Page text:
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Requited by Kristina Marie Darling reviewed on Drunken Boat


Leaving Their Roses Behind 

Reviewed by Carlo Matos 

When a pair of doomed lovers wanders a garden, as they do in the very
first prose poem of Kristina Marie Darling’s Requited, it’s hard not to cast
them in the roles of Adam and Eve, the original doomed pair of the 
Christian tradition. “We walk to a rose garden in the dead of winter,” 
says our heroine, which suggests the garden may have already gone 
through its postlapsarian transformation, trapped as it is in “a season 
[that] never changes.” They stroll in a garden where the ivy is dead and 
the only cherubs about are made of ice-cracked stone. Right from the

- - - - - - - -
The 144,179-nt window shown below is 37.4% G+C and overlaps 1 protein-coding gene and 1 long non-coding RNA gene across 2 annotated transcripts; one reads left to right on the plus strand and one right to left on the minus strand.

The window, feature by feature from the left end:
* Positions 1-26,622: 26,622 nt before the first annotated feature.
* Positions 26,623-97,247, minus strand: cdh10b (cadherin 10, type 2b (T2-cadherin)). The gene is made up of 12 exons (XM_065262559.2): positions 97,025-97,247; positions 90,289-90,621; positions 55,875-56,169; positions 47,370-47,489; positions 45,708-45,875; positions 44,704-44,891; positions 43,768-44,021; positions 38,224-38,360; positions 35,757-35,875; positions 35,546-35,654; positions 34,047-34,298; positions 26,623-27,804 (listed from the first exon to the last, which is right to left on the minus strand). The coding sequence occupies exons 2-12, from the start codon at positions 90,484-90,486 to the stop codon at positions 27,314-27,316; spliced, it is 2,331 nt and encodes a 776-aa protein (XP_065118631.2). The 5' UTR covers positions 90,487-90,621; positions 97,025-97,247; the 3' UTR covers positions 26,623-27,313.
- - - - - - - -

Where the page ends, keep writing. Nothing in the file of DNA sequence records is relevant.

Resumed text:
start, we sense the relationship, like the statues, is fracturing. “There 
are always so many things that can go wrong in a conversation,” says 
our speaker, which on the surface of things is a wonderfully simple way 
of describing how relationships often miss the mark, but it also has to be 
the most understated way of describing the ultimate failure of logos in 
the first paradise—a series of catastrophic conversations between 
YHWH, the couple, and the pesky serpent.

And like their Biblical counterparts, they too must eventually leave 
the garden: “The way out of the garden is simple. I let go of your hand 
and climb over a chain link fence.” The way out, of course, is always 
simple; it’s the way back in that is challenging like the walled garden 
of Milton’s paradise protected by warlike archangels with flaming 
swords. Milton’s couple walks hand-in-hand east of Eden, but for 
Darling’s couple to find their way out, they must simply break their grip
and make the climb alone.

Read the whole review here 

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